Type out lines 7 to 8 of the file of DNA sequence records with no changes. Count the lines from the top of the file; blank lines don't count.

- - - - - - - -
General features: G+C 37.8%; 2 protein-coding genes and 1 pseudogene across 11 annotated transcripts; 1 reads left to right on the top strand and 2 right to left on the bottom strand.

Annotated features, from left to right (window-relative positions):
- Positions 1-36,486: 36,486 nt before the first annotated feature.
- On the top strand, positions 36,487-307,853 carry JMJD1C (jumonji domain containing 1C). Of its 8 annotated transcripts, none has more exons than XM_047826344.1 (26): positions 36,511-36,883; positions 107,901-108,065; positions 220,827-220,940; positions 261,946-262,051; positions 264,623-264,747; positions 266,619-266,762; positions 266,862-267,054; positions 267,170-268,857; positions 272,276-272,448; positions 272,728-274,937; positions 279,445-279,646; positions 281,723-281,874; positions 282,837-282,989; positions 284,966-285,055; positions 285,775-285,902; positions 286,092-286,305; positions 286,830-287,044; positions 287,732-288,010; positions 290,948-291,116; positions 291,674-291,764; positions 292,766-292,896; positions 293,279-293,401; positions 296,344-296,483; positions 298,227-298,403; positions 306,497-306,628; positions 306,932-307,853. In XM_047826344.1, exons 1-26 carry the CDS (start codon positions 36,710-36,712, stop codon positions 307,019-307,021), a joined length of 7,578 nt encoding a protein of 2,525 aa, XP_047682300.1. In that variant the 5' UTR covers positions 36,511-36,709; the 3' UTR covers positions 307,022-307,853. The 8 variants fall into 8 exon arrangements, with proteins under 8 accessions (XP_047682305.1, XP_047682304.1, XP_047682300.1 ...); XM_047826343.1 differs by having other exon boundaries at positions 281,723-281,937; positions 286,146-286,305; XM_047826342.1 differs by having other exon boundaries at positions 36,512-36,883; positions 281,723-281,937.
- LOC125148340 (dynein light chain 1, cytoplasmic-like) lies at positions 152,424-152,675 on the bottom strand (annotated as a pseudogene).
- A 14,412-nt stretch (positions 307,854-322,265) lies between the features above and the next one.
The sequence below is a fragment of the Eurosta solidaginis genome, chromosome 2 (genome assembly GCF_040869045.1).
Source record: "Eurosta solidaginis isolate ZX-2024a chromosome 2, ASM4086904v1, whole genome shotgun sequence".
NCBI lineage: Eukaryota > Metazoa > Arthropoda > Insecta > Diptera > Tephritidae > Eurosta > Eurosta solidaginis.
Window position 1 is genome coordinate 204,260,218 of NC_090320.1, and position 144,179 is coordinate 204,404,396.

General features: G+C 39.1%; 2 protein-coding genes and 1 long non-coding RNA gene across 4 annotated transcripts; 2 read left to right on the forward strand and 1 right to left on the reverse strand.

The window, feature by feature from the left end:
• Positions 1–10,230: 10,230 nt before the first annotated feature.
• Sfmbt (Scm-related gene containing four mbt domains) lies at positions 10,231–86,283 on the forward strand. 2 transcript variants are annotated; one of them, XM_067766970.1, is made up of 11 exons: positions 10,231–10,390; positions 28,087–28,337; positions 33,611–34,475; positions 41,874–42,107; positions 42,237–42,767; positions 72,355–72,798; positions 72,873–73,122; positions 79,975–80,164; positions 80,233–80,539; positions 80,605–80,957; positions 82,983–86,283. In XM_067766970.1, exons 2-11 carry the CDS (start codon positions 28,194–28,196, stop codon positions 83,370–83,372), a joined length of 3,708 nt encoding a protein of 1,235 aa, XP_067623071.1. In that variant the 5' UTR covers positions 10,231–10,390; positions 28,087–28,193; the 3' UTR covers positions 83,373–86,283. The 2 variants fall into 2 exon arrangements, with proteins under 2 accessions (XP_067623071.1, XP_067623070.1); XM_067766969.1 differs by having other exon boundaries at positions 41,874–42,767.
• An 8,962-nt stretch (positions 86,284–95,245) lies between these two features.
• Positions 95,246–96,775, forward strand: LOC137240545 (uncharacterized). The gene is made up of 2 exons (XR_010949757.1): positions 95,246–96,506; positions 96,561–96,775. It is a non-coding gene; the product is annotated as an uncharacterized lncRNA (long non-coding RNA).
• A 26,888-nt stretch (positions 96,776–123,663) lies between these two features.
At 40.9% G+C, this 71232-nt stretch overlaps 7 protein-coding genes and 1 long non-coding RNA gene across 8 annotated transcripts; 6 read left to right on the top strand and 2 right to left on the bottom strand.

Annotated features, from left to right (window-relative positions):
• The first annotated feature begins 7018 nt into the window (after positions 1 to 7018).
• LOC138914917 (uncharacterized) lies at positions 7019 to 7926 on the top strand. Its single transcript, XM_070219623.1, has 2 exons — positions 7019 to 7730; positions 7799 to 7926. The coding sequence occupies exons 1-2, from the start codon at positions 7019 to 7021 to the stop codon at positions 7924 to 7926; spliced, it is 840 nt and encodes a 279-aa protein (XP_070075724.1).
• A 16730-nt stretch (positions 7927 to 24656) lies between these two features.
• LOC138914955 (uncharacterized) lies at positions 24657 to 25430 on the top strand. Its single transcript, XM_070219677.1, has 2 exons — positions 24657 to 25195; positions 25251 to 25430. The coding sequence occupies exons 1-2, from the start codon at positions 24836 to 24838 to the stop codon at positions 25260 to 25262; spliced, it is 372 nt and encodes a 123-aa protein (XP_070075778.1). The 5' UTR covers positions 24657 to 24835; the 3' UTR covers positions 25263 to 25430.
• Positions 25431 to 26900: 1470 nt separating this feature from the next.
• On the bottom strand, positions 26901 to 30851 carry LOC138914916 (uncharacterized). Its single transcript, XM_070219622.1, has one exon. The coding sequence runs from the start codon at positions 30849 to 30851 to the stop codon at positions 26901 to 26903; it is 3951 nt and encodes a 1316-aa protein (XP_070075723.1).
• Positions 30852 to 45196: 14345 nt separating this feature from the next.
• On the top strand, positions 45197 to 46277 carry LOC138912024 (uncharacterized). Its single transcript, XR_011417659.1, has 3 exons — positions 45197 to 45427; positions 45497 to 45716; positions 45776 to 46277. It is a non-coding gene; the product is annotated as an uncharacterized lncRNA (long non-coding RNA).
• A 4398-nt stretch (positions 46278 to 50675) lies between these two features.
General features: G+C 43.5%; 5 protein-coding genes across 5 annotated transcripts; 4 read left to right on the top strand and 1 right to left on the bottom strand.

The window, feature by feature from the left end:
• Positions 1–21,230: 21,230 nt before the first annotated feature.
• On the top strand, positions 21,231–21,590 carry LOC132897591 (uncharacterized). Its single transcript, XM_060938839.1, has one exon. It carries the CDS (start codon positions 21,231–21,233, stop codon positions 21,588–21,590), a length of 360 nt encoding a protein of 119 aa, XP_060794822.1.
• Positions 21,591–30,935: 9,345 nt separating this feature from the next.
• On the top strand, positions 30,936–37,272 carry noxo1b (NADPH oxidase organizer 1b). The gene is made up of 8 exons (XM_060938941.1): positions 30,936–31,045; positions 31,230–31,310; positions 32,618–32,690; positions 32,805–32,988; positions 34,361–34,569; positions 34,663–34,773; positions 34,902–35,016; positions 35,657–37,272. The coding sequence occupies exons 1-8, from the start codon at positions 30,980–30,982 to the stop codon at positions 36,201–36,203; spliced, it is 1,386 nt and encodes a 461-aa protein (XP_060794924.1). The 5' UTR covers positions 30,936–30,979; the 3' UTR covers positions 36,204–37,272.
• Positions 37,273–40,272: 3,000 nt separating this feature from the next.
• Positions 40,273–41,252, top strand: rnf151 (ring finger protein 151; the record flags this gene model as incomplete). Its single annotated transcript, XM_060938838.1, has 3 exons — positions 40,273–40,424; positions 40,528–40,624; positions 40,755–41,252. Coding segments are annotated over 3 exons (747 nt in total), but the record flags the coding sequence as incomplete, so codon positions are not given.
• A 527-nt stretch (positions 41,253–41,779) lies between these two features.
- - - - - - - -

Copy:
The sequence below is a fragment of the Eurosta solidaginis genome, chromosome 2 (genome assembly GCF_040869045.1).
Source record: "Eurosta solidaginis isolate ZX-2024a chromosome 2, ASM4086904v1, whole genome shotgun sequence".